nep-fle New Economics Papers
on Financial Literacy and Education
Issue of 2019‒02‒11
four papers chosen by

  1. Wealth, Financial Literacy and Behavioral Biases: Evidence from Japan By Shizuka Sekita; Vikas Kakkar; Masao Ogaki
  2. Financial Inclusion of Small and Medium-Sized Enterprises in the Middle East and Central Asia By Nicolas R Blancher; Maximiliano Appendino; Aidyn Bibolov; Armand Fouejieu; Jiawei Li; Anta Ndoye; Alexandra Panagiotakopoulou; Wei Shi; Tetyana Sydorenko
  3. Blockchain, FinTechs and their relevance for international financial institutions By Davradakis, Emmanouil; Santos, Ricardo
  4. The Applications of Graph Theory to Investing By Joseph Attia

  1. By: Shizuka Sekita (Kyoto Sangyo University, Graduate School, Division of Economics); Vikas Kakkar (City University of Hong Kong, Department of Economics and Finance); Masao Ogaki (Faculty of Economics, Keio University)
    Abstract: This paper considers the relationship between wealth, financial literacy and several other variables using data from Japan's first large-scale survey on financial literacy. Using an instrumental variables approach to account for possible endogeneity of financial literacy, we find that financial literacy has an economically large and positive impact on wealth accumulation. We also decompose financial literacy into 5 sub-categories and find that deposits literacy, risk literacy and debt literacy have significant impacts on wealth accumulation in Japan, whereas inflation literacy and insurance literacy do not. In addition to financial literacy, several variables suggested by behavioral economics, such as over-confidence, self-control, myopia and loss-aversion are also significant determinants of wealth.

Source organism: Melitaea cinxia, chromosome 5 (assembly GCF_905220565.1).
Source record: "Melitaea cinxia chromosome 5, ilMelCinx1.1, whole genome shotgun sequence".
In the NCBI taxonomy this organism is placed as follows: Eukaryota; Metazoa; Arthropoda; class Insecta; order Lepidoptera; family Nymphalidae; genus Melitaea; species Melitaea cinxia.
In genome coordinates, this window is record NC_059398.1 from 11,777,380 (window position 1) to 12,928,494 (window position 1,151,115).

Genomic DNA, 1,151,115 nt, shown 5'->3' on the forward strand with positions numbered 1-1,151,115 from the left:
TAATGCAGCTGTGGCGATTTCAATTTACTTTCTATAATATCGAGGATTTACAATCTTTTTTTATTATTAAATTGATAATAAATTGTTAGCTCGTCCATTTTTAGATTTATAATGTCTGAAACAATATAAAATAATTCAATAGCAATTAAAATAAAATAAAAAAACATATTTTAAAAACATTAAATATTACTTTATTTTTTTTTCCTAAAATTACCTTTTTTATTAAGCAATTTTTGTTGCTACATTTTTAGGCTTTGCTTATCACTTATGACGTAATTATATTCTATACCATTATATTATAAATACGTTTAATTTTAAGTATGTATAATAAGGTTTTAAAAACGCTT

Keywords: Financial Literacy, Financial Education, Wealth Accumulation, Behavioral Biases, Retirement Preparation
    JEL: D12 D14 J26
    Date: 2018–12–26
  2. By: Nicolas R Blancher; Maximiliano Appendino; Aidyn Bibolov; Armand Fouejieu; Jiawei Li; Anta Ndoye; Alexandra Panagiotakopoulou; Wei Shi; Tetyana Sydorenko
    Abstract: The importance of financial inclusion is increasingly recognized by policymakers around the world. Small and medium-sized enterprise (SME) financial inclusion, in particular, is at the core of the economic diversification and growth challenges many countries are facing. In the Middle East and Central Asia (MENAP and CCA) regions, SMEs represent an important share of firms, but the regions lag most others in terms of SME access to financing.
    Keywords: Financial inclusion;Middle East and Central Asia;Business enterprises;Small and Medium Enterprises; Financial Inclusion; Middle East and Central Asia
  3. By: Davradakis, Emmanouil; Santos, Ricardo